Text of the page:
South African government prepares to sell mobile stake

The South African government hopes to raise around a billion dollars by selling most of its stake in mobile operator M-Cell.

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By  Alex Marklew Published  June 4, 2001

The South African government has confirmed it is to sell off most of its stake in mobile operator M-Cell and has already started looking for bidders.

The government currently owns 24% of M-Cell through transport group Transnet, worth just over a billion US dollars. 20% is expected to be sold once a suitable bidder is found.

“The disposal of Transnet’s stake in M-Cell is an important part of the government’s ongoing programme of restructuring state-owned assets and of encouraging the development of a strong South African telecoms industry,” said a spokesman.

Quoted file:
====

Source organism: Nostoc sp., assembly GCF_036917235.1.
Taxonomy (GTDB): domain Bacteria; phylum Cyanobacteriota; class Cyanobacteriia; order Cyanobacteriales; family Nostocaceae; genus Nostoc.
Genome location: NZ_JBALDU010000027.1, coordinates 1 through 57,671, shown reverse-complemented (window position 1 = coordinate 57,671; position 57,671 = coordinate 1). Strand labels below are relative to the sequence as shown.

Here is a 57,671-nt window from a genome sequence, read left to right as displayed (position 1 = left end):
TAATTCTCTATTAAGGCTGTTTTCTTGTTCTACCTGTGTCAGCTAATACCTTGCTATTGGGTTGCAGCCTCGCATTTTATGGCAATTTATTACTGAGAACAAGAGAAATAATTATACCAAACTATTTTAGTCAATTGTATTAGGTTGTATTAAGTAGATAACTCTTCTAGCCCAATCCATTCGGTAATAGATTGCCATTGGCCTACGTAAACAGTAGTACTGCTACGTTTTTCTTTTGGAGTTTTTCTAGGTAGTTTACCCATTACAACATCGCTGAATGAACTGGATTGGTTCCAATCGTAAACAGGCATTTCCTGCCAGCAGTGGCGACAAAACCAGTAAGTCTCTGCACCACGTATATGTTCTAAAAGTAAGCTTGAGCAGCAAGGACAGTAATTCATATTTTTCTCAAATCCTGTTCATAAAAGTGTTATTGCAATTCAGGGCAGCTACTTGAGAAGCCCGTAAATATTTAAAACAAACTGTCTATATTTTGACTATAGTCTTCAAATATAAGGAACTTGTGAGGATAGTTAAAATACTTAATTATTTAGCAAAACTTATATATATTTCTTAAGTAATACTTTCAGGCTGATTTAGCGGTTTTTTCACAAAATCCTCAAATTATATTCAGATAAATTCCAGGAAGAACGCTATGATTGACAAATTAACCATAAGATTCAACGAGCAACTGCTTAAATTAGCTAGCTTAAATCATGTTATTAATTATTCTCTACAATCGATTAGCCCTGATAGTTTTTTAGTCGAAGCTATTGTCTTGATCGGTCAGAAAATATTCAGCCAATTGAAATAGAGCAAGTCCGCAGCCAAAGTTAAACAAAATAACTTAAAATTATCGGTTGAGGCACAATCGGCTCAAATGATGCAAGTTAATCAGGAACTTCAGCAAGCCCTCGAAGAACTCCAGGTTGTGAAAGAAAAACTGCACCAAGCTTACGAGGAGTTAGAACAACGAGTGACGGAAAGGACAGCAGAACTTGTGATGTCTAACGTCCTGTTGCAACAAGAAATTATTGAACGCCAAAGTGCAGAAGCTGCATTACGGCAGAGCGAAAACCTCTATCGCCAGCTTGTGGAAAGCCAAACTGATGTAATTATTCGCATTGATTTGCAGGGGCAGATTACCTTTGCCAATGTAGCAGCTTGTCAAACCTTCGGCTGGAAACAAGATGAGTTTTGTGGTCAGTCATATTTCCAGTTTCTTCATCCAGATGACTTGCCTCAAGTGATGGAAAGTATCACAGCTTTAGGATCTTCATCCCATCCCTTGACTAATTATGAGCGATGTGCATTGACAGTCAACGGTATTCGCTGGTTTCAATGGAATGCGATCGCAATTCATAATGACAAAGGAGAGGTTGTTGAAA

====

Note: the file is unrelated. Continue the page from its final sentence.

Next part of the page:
The government is expecting to raise about $2.25 billion through re-structuring over the next 12 months. Much of this will come from telecoms, with an IPO for PTT Telekom planned by the end of this year.

Experts have welcomed the sell-offs as a way of raising cash for the country.

“It’s good news that we are going to see the sale of M-Cell,” said Colen Garrow, an analyst at ABN Amro, “It’s going to make the government’s debt numbers, in particular, very attractive.

“It is good to see that the momentum is being maintained, this is what the market wants to see.”

The South African mobile business is still in a state of confusion as legal wranglings over the allocation of a new mobile license continue. Saudi-owned Cell-C won the right to operate a third network 18 months ago, but bidders who missed out later challenged the decision in court.

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